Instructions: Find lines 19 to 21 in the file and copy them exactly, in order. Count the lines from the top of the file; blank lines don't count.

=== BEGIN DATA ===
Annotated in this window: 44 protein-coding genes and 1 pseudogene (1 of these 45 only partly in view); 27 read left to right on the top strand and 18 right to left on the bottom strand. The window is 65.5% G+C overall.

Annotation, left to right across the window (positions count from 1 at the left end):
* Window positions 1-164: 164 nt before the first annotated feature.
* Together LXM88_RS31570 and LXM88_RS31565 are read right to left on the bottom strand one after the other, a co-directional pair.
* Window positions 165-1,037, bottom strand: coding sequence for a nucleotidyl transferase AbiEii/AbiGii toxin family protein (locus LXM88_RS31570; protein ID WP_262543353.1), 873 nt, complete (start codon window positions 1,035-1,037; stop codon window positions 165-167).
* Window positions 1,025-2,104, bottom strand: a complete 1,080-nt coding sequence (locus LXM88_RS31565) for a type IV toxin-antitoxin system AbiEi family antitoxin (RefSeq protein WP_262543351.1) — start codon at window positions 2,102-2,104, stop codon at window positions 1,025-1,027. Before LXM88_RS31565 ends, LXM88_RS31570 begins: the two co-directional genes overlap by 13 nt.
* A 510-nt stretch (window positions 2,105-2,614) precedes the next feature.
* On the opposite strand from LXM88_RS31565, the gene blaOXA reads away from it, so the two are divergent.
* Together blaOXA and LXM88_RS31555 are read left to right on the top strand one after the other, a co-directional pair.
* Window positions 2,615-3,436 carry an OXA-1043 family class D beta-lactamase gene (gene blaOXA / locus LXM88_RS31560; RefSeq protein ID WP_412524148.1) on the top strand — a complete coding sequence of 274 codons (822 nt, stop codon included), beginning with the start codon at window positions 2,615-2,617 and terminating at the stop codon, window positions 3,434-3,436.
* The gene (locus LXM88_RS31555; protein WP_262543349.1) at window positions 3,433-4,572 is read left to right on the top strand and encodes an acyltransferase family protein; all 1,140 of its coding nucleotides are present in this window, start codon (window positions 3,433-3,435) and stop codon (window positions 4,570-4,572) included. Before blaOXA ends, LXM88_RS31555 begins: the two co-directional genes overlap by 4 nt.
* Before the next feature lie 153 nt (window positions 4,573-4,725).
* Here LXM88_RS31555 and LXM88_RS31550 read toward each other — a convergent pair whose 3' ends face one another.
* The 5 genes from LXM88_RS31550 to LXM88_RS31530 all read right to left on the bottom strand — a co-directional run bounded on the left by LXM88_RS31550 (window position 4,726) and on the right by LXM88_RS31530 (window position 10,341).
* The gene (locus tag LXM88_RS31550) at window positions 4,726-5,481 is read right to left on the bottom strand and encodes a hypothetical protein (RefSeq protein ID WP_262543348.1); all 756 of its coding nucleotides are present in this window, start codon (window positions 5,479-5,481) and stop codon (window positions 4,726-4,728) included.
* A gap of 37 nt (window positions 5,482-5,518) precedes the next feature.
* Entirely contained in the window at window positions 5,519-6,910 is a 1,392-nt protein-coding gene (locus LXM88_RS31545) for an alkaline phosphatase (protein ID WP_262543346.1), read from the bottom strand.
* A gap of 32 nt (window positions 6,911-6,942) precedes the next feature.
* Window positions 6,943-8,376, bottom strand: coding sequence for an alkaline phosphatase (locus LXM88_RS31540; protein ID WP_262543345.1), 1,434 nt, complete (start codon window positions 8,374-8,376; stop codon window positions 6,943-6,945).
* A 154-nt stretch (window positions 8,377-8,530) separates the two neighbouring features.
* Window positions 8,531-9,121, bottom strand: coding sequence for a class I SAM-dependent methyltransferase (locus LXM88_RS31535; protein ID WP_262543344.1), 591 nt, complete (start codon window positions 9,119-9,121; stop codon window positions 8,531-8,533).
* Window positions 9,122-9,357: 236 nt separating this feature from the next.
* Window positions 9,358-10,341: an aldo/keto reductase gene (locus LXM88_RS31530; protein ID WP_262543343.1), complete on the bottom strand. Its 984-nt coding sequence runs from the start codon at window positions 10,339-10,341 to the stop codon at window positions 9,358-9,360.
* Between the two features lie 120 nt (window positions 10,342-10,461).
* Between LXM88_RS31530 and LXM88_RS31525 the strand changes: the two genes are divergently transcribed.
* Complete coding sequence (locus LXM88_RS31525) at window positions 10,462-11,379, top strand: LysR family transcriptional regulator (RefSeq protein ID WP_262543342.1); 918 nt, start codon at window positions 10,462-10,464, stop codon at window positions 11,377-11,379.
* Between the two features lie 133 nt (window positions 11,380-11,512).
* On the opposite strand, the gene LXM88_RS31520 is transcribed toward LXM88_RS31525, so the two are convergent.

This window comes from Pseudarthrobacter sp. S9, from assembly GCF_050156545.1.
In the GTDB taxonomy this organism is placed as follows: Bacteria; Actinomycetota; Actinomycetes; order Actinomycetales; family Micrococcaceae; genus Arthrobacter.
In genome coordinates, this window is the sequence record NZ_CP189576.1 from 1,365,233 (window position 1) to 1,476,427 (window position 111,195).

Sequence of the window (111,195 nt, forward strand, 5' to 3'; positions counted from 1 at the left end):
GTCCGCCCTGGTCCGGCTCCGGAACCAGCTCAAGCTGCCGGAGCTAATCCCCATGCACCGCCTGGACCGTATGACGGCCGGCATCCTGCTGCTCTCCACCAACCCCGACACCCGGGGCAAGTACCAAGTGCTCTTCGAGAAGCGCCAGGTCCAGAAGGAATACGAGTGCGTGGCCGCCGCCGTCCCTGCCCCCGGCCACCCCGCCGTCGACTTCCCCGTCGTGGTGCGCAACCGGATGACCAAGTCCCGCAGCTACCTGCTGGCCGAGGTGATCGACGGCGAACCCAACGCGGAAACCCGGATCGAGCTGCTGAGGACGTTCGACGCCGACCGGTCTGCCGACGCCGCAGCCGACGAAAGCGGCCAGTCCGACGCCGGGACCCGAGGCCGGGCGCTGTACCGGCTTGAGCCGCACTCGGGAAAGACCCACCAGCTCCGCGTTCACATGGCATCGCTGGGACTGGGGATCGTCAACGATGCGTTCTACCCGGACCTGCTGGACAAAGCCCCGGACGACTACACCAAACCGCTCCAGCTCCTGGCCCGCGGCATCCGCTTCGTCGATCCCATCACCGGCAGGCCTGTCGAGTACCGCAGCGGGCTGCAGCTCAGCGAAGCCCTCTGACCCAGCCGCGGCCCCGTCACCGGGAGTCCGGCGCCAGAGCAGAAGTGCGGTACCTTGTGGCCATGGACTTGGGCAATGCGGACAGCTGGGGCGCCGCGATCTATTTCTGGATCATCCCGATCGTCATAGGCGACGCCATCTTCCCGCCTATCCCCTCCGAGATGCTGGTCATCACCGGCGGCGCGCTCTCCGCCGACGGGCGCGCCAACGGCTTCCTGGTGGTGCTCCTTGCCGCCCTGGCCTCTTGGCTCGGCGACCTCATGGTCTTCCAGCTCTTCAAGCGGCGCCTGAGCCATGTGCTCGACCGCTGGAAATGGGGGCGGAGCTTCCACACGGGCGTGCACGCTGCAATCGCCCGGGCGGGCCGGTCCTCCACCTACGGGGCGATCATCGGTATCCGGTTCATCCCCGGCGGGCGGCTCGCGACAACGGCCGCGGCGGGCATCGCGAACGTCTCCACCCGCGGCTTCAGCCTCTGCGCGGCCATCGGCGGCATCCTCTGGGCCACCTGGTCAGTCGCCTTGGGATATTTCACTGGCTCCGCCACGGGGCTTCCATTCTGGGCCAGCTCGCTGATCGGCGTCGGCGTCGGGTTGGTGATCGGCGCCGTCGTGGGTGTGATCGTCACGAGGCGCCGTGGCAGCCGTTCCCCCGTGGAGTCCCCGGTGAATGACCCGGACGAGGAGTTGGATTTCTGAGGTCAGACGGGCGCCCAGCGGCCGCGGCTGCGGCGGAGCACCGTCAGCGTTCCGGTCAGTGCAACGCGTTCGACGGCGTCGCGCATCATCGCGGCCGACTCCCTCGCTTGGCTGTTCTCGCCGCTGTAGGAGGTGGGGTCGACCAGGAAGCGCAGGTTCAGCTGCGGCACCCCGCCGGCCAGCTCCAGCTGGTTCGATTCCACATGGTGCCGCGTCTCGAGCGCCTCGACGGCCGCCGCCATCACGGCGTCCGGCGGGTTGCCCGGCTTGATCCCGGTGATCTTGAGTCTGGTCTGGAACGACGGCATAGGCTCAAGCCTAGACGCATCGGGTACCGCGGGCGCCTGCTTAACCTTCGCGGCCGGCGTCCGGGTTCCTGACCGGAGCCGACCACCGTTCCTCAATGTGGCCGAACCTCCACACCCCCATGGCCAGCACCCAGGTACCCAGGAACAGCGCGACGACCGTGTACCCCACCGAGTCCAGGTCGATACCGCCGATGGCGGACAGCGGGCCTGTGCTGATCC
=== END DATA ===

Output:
* Window positions 6,943-8,376, bottom strand: coding sequence for an alkaline phosphatase (locus LXM88_RS31540; protein ID WP_262543345.1), 1,434 nt, complete (start codon window positions 8,374-8,376; stop codon window positions 6,943-6,945).
* A 154-nt stretch (window positions 8,377-8,530) separates the two neighbouring features.
* Window positions 8,531-9,121, bottom strand: coding sequence for a class I SAM-dependent methyltransferase (locus LXM88_RS31535; protein ID WP_262543344.1), 591 nt, complete (start codon window positions 9,119-9,121; stop codon window positions 8,531-8,533).